This series of travel essays combines historical research, city walking tours, and textual references from the writings of Sri Aurobindo and the Mother to explore the various places in England and Japan where Sri Aurobindo and the Mother lived. The author muses on how these different physical environments and cultural influences may have contributed to the human aspects of their lives. Also included are essays on Sri Aurobindo the poet and the Mother as an artist, two areas of their lives in which their contact with England and Japan has played an important role. All essays but one have been previously published in journals.
Sunayana Panda, who grew up in the Ashram, has given us a delightful little book, which traces the journeys she has made with her husband Giles Herdman in search of places in Britain and Japan connected with the lives of Sri Aurobindo and the Mother before they came to Pondicherry. She writes vividly and evocatively, and takes us along with her on her explorations.
The first essay deals with Manchester, and took me on an excursion down memory lane. I think that the Manchester I was familiar with in the 1940s and 50s must have been much more like the city that Sri Aurobindo knew in the 1870s than the modern one that Sunayana and Giles visited. Long before the Clean Air Act rendered Manchester and the surrounding towns unrecognisable to those of us who knew them in their industrial grime, how many times I have passed that Octagonal Church on Stockport Road, where William Drewett had been a minister, on the way to visit my paternal grandmother! My father, also a Congregational minister like Mr. Drewett, had preached there several times when he was a student pastor. And how familiar appeared the house in Shakespeare Street, Moss Side, where young Aurobindo and his brothers lived with the Drewett family, when I saw its photograph in Purani's biography of Sri Aurobindo. My friend Satyajit Ghosh, who used to work in the Physics Department of Manchester University, told me – quite a few years ago now – that he could see that house from his window. But now, Sunayana tells us, the whole area has been demolished and rebuilt; not only the grime has disappeared, but the house and even the street. Is it not interesting that Sri Aurobindo, who was born in Shakespeare Sarani, Calcutta, should live in Shakespeare Street in Manchester? The only building that Sunayana and Giles could find which had been part of Shakespeare Street in the 1870s was the Pub—which the young Aurobindo must have passed, but surely never entered.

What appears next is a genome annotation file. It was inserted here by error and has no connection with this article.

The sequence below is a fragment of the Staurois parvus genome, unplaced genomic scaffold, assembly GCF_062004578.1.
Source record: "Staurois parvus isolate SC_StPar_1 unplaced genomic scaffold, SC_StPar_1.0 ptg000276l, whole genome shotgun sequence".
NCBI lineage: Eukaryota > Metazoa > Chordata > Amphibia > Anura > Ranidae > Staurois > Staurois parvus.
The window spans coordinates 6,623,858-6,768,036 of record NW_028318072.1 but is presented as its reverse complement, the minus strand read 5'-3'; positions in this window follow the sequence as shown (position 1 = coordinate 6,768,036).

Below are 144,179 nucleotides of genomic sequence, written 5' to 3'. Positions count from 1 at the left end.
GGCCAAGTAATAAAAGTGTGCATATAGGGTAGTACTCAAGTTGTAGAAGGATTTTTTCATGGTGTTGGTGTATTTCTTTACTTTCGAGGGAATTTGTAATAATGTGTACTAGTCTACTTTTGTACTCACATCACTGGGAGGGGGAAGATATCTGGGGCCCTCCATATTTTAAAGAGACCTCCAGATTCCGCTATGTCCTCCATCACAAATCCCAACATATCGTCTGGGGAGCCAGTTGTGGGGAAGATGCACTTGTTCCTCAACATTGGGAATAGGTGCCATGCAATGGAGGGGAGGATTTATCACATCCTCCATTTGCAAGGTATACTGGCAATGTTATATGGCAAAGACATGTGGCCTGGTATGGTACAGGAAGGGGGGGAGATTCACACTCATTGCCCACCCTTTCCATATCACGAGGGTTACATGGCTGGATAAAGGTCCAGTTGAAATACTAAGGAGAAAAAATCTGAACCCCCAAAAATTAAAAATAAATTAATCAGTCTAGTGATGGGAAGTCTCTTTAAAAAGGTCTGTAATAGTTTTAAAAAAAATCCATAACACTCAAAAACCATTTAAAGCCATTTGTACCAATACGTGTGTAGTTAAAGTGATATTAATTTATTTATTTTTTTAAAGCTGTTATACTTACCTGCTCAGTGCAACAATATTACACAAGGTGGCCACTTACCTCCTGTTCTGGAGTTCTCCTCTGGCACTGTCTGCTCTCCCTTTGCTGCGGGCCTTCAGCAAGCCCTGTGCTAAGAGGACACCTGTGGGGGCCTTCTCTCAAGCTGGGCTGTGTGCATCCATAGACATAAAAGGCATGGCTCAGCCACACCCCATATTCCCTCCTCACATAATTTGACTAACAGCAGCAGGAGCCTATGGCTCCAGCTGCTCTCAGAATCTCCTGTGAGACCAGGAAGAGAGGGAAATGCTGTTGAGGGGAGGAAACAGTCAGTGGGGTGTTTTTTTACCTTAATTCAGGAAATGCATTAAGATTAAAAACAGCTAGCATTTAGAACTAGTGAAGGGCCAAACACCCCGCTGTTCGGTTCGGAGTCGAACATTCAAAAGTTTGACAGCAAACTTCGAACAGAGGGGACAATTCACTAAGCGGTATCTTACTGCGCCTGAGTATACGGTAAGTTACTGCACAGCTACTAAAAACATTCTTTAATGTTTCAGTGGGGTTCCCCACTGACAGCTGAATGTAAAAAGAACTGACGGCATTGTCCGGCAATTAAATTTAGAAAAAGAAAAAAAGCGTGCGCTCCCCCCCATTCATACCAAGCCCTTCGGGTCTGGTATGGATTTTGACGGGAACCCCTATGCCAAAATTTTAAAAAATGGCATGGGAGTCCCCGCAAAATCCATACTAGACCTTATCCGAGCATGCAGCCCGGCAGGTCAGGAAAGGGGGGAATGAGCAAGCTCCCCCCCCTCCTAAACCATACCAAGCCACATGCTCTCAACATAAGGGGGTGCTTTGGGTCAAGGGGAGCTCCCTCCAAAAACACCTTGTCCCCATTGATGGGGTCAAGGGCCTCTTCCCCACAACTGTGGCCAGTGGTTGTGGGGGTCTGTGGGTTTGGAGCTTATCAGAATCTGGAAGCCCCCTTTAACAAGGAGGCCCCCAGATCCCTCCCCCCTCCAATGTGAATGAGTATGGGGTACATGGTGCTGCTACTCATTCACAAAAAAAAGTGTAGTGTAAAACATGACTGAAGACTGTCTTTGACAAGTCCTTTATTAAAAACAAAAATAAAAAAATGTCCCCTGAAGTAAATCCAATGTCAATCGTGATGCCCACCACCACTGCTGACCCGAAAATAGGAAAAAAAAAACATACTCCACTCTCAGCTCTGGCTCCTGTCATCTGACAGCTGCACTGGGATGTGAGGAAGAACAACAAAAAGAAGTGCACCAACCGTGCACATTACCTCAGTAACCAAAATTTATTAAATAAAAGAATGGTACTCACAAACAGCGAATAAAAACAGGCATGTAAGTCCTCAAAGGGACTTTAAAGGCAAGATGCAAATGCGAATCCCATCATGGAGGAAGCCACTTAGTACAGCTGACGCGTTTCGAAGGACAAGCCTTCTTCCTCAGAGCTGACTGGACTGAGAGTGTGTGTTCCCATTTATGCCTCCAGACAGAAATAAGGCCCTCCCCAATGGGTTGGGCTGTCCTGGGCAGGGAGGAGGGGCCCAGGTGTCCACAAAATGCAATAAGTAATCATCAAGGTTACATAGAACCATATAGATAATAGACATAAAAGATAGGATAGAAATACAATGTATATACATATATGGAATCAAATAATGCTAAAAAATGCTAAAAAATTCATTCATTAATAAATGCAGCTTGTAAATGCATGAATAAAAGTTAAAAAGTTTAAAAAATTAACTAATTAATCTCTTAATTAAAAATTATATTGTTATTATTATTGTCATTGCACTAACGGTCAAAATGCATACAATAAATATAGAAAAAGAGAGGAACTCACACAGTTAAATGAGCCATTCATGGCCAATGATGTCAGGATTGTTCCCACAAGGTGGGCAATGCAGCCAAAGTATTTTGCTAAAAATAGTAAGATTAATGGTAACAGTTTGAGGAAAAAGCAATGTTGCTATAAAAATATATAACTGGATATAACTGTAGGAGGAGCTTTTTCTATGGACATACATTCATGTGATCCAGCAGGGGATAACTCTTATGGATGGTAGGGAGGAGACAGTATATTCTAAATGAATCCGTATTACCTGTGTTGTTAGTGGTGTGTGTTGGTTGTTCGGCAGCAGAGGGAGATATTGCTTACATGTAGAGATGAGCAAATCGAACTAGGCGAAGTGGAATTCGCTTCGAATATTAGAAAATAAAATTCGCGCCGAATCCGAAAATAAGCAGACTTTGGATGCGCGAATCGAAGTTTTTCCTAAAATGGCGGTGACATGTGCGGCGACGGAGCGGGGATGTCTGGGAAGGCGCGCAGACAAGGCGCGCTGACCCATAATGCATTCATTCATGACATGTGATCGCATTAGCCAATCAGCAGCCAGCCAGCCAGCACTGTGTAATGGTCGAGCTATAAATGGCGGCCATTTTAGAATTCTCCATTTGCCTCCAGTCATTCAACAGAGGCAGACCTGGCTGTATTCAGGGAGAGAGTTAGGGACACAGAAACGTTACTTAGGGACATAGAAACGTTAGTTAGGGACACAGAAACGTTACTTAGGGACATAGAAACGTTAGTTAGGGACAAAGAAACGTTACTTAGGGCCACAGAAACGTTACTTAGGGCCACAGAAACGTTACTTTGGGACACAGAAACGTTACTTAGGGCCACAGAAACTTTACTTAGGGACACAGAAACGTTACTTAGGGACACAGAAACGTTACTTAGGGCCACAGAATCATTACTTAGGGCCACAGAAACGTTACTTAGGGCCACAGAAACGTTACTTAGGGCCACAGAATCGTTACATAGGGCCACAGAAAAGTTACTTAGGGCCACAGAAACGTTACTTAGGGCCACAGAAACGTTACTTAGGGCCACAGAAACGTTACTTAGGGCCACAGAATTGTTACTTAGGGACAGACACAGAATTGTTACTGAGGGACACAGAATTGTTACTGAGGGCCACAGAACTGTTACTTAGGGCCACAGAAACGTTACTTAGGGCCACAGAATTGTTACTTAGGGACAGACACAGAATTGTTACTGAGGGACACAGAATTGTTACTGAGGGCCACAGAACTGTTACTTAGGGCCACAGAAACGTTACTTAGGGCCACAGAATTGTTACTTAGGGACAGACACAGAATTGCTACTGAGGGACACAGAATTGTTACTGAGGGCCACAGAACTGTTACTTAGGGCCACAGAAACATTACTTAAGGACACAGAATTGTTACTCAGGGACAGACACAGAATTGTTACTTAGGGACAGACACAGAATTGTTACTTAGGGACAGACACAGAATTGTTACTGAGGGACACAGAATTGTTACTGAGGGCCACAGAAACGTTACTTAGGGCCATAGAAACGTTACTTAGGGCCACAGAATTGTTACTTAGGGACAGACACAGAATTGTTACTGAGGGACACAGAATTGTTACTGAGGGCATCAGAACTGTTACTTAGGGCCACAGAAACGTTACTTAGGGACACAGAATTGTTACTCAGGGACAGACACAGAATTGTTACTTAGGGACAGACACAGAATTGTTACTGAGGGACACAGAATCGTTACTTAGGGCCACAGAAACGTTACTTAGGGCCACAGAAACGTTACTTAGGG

The next essay introduces us to the four houses where Sri Aurobindo and his brothers stayed after they moved to London, and he became a student at St Paul's School. The school was founded in 1509, and originally stood in the City of London. But in the 1870s a new site was purchased in Hammersmith and a new school built. It was opened in 1884, the year that Aurobindo Ackroyd Ghose and his elder brother Manmohan joined it. Once more I felt on familiar territory, for in 1968–69 I lived in Barons Court, very close to St. Paul's School. Sunayana found that the school had been moved to another site in 1968, and its building no longer exists. Eventually she found the High Master's house—the only part of the old school compound that still remains as it was in those days. When I lived nearby, the school was still there, standing clearly visible from the road amidst its grounds. It looked very similar to my own secondary school, which was built around the same time, like many others around the country. Perhaps I would not have paid it much attention except for the fact that it was just at that time – and in a house not far away – that I first learned about Sri Aurobindo. When, a little while later, I came across his biography by Purani, of course St. Paul's School took on a new significance and interest for me. I remember too, after reading Purani-ji's book, walking down the Cromwell Road and trying to find out which was the house where Sri Aurobindo and his brothers had stayed after they left Shepherds Bush, their first place of stay in London.